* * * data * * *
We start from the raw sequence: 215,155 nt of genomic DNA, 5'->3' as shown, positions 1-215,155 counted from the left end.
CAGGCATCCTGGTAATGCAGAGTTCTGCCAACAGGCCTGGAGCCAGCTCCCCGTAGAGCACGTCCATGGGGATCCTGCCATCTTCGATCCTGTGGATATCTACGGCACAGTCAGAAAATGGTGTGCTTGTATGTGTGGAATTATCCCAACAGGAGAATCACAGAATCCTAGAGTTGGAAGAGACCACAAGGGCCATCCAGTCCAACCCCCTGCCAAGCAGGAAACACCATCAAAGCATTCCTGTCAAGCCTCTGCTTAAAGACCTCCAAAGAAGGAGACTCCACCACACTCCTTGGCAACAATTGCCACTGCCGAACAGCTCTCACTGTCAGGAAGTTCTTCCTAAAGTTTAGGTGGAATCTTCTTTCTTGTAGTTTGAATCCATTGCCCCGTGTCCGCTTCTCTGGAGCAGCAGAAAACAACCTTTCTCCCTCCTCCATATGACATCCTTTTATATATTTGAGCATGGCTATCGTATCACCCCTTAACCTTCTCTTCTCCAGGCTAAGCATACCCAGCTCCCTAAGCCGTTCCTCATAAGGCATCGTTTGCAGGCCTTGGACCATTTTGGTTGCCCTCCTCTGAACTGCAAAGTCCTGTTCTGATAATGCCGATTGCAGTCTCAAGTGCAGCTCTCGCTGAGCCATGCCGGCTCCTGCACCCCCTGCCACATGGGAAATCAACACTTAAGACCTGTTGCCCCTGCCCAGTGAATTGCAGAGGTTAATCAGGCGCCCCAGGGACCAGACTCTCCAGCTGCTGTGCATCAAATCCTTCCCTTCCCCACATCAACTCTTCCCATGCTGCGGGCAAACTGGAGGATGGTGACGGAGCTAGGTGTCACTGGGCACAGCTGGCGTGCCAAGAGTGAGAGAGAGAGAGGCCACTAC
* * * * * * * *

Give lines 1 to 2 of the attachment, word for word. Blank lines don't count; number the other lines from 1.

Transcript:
We start from the raw sequence: 215,155 nt of genomic DNA, 5'->3' as shown, positions 1-215,155 counted from the left end.
CAGGCATCCTGGTAATGCAGAGTTCTGCCAACAGGCCTGGAGCCAGCTCCCCGTAGAGCACGTCCATGGGGATCCTGCCATCTTCGATCCTGTGGATATCTACGGCACAGTCAGAAAATGGTGTGCTTGTATGTGTGGAATTATCCCAACAGGAGAATCACAGAATCCTAGAGTTGGAAGAGACCACAAGGGCCATCCAGTCCAACCCCCTGCCAAGCAGGAAACACCATCAAAGCATTCCTGTCAAGCCTCTGCTTAAAGACCTCCAAAGAAGGAGACTCCACCACACTCCTTGGCAACAATTGCCACTGCCGAACAGCTCTCACTGTCAGGAAGTTCTTCCTAAAGTTTAGGTGGAATCTTCTTTCTTGTAGTTTGAATCCATTGCCCCGTGTCCGCTTCTCTGGAGCAGCAGAAAACAACCTTTCTCCCTCCTCCATATGACATCCTTTTATATATTTGAGCATGGCTATCGTATCACCCCTTAACCTTCTCTTCTCCAGGCTAAGCATACCCAGCTCCCTAAGCCGTTCCTCATAAGGCATCGTTTGCAGGCCTTGGACCATTTTGGTTGCCCTCCTCTGAACTGCAAAGTCCTGTTCTGATAATGCCGATTGCAGTCTCAAGTGCAGCTCTCGCTGAGCCATGCCGGCTCCTGCACCCCCTGCCACATGGGAAATCAACACTTAAGACCTGTTGCCCCTGCCCAGTGAATTGCAGAGGTTAATCAGGCGCCCCAGGGACCAGACTCTCCAGCTGCTGTGCATCAAATCCTTCCCTTCCCCACATCAACTCTTCCCATGCTGCGGGCAAACTGGAGGATGGTGACGGAGCTAGGTGTCACTGGGCACAGCTGGCGTGCCAAGAGTGAGAGAGAGAGAGGCCACTAC